Date: Sun, 15 Jul 2007 10:30:09 -0500
From: "Daniel, John" <>
Subject: [TPIN] The buzzing book

I wasn't very clear in my initial post about this, sorry.

I have the book and I've been practicing out of it for a couple of weeks. I've known about the book and one that came before it for several years, but I don't think I ever invested more than a practice session or two on it until now.  I did a couple of recital tours last year, including a stop at Eastman and I was able to watch Jim Thompson teach a couple of lessons.  It was clear to me that he's done a lot of thinking for himself about the Stamp method and this book represents a distilled approach.  It is certainly more direct and to the point.  (I don't mean to be speaking for Mr. Thompson, this is just my impression.)

And I love the Stamp method, so I'm not knocking it.  But I've been in the process of writing my own book on trumpet playing for several years, and I know my approach is strongly influenced by years of practicing Stamp.  I know a few of my colleagues have enjoyed using this method, so I thought I better look into it before I write a book that leaves something essential out.

A few quick observations:

1.  Buzzing/playing/buzzing/playing etc. has always beenbetter for most of us than just buzzing for several minutes.  This book is set up to alternate in even portions, and it works great.

2.  Playing with a CD is very useful for tuning and starting notes in tempo.  I have practiced the exercises away from the CD once or twice and I think that is useful too.

3.  I'm taking the instructions very seriously about playing all the notes on one mouthpiece placement.  I have thick lips, so this has never been easy for me.  As a kid, I didn't use much top lip when I played the high notes.  Then for many years I played without much bottom lip in the mouthpiece.  It's very difficult for me to keep the bottom lip in the cup and get the low notes to speak, especially during a warm up.  So this book, with some very simple exercises, is kicking my ***(*).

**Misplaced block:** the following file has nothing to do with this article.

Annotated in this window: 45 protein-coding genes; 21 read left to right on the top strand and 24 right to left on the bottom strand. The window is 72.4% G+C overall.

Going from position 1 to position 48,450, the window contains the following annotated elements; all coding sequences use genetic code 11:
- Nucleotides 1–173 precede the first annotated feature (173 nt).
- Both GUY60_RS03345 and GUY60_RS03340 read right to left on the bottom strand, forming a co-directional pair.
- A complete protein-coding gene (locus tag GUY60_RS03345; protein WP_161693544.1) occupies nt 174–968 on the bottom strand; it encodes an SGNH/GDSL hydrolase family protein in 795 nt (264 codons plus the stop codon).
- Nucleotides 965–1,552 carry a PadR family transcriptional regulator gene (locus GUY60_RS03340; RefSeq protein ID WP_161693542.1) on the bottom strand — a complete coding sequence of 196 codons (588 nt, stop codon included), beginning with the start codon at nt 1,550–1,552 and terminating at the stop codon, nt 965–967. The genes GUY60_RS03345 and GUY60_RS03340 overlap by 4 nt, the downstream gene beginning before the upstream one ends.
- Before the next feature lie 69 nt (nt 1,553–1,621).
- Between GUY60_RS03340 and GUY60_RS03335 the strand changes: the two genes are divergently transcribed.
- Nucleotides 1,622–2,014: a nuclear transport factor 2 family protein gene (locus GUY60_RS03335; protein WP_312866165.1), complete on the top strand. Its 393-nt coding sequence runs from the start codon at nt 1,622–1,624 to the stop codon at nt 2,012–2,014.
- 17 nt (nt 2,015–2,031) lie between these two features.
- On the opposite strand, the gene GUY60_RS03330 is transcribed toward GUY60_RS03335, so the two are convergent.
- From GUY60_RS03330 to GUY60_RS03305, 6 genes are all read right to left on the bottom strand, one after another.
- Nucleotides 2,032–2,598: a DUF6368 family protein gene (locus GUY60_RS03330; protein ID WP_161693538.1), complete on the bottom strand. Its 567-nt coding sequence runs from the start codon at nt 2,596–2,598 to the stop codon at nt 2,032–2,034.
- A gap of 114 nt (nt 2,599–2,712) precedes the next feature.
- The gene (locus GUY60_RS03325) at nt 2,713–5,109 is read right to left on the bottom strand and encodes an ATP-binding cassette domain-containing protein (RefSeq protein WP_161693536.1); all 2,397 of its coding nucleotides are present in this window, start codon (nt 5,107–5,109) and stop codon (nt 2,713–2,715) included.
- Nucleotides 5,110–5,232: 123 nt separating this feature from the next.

4.  I've learned that I can play the low notes with a lot more embouchure resistance. It just takes a lot more air and a lot more vibration than I'm used to in the low register.  But man, I do like the sound and dynamic range.  If I mimic this feeling in the middle and upper register I can put a ton of core in the sound and play extremely loudly, louder than I've ever even thought about playing before.

We all grew up with great materials, Clarke's, Arban's, Schlossberg, etc. that came with very minimal playing instructions.  It was up to us and our teachers to figure out what the exercises were doing.  It's interesting how many books have come out recently that go much further in saying, "Try it this way, it might work for you!"  The buzzing book suggests some very specific notions about embouchure function.  But my guess is the exercises are going to help any player, even if they don't follow the embouchure suggestions consciously.

I'm hoping if and when my book comes out that it will appeal to players looking for specifics but will also work for players who are only looking for good exercises to practice.

Anyway, I'm very impressed with "THE BUZZING BOOK"